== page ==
Soils play a pivotal role in major global biogeochemical cycles (carbon, nutrient, and water), while hosting the largest diversity of organisms on land. Because of this, soils deliver fundamental ecosystem services, and management to change a soil process in support of one ecosystem service can either provide co-benefits to other services or result in trade-offs. In this critical review, we report the state-of-the-art understanding concerning the biogeochemical cycles and biodiversity in soil, and relate these to the provisioning, regulating, supporting, and cultural ecosystem services which they underpin. We then outline key knowledge gaps and research challenges, before providing recommendations for management activities to support the continued delivery of ecosystem services from soils. We conclude that, although soils are complex, there are still knowledge gaps, and fundamental research is still needed to better understand the relationships between different facets of soils and the array of ecosystem services they underpin, enough is known to implement best practices now. There is a tendency among soil scientists to dwell on the complexity and knowledge gaps rather than to focus on what we do know and how this knowledge can be put to use to improve the delivery of ecosystem services. A significant challenge is to find effective ways to share knowledge with soil managers and policy makers so that best management can be implemented. A key element of this knowledge exchange must be to raise awareness of the ecosystems services underpinned by soils and thus the natural capital they provide. We know enough to start moving in the right direction while we conduct research to fill in our knowledge gaps. The lasting legacy of the International Year of Soils in 2015 should be for soil scientists to work together with policy makers and land managers to put soils at the centre of environmental policy making and land management decisions.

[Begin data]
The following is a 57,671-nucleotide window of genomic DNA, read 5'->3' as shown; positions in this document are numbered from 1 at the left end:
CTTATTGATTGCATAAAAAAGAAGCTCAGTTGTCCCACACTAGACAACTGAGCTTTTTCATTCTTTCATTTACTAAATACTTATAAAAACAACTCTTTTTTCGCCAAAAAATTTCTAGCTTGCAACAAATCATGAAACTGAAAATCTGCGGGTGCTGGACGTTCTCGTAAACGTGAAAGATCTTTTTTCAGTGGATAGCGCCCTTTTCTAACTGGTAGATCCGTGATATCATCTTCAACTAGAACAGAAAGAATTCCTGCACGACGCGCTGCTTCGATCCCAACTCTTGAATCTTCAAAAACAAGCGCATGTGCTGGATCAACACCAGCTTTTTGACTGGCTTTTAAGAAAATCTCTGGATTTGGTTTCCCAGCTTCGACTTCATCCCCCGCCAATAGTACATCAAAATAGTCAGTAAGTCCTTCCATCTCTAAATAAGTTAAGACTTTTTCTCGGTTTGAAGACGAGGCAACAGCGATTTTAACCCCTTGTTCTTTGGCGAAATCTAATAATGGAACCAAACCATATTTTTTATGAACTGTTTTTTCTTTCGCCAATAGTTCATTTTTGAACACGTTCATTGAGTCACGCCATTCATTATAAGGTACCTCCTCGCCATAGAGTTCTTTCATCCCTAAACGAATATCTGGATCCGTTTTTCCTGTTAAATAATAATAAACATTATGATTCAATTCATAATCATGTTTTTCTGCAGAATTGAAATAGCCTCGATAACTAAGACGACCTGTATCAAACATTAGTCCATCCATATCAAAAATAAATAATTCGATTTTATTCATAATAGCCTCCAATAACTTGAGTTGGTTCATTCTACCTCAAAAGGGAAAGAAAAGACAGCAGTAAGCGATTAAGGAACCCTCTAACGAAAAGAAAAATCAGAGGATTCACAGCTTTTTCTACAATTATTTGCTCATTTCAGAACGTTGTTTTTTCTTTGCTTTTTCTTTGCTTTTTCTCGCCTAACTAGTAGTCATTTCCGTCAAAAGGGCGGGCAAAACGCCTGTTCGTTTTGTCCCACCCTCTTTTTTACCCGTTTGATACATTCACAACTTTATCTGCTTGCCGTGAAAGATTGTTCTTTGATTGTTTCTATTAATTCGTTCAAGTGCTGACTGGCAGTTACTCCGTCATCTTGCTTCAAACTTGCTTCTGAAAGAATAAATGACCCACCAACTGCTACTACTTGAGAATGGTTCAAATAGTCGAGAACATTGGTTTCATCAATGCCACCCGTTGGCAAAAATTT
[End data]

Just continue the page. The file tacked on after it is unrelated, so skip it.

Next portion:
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Acknowledgements. The input from P. Smith and P. J. Kuikman contributes to the EU-funded FP7 project SmartSOIL (grant agreement no. 289694), and that from P. Smith and R. I. Griffiths to the NERC-funded U-Grass project (NE/M016900/1). The input from P. C. West and J. S. Gerber was supported by the Gordon and Betty Moore Foundation, and that from P. Smith, J. S. Gerber, and P. C. West contributes to the Belmont Forum/FACCE-JPI-funded DEVIL project (NE/M021327/1). Input from G. Pan was supported by funding from the Priority Academic Program Development of Jiangsu Higher Education Institutions, China. J. I. House was funded by a Leverhulme early career research fellowship.